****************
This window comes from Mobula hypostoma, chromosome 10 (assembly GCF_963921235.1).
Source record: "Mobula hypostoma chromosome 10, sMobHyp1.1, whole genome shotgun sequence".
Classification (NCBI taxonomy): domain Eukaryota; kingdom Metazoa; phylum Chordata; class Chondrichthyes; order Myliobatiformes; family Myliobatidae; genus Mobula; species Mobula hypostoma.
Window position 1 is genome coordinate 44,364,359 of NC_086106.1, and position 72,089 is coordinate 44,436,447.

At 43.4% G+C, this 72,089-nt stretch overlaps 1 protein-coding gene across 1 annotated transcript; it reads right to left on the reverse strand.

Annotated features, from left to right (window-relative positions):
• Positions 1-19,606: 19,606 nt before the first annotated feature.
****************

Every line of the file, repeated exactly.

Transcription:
This window comes from Mobula hypostoma, chromosome 10 (assembly GCF_963921235.1).
Source record: "Mobula hypostoma chromosome 10, sMobHyp1.1, whole genome shotgun sequence".
Classification (NCBI taxonomy): domain Eukaryota; kingdom Metazoa; phylum Chordata; class Chondrichthyes; order Myliobatiformes; family Myliobatidae; genus Mobula; species Mobula hypostoma.
Window position 1 is genome coordinate 44,364,359 of NC_086106.1, and position 72,089 is coordinate 44,436,447.

At 43.4% G+C, this 72,089-nt stretch overlaps 1 protein-coding gene across 1 annotated transcript; it reads right to left on the reverse strand.

Annotated features, from left to right (window-relative positions):
• Positions 1-19,606: 19,606 nt before the first annotated feature.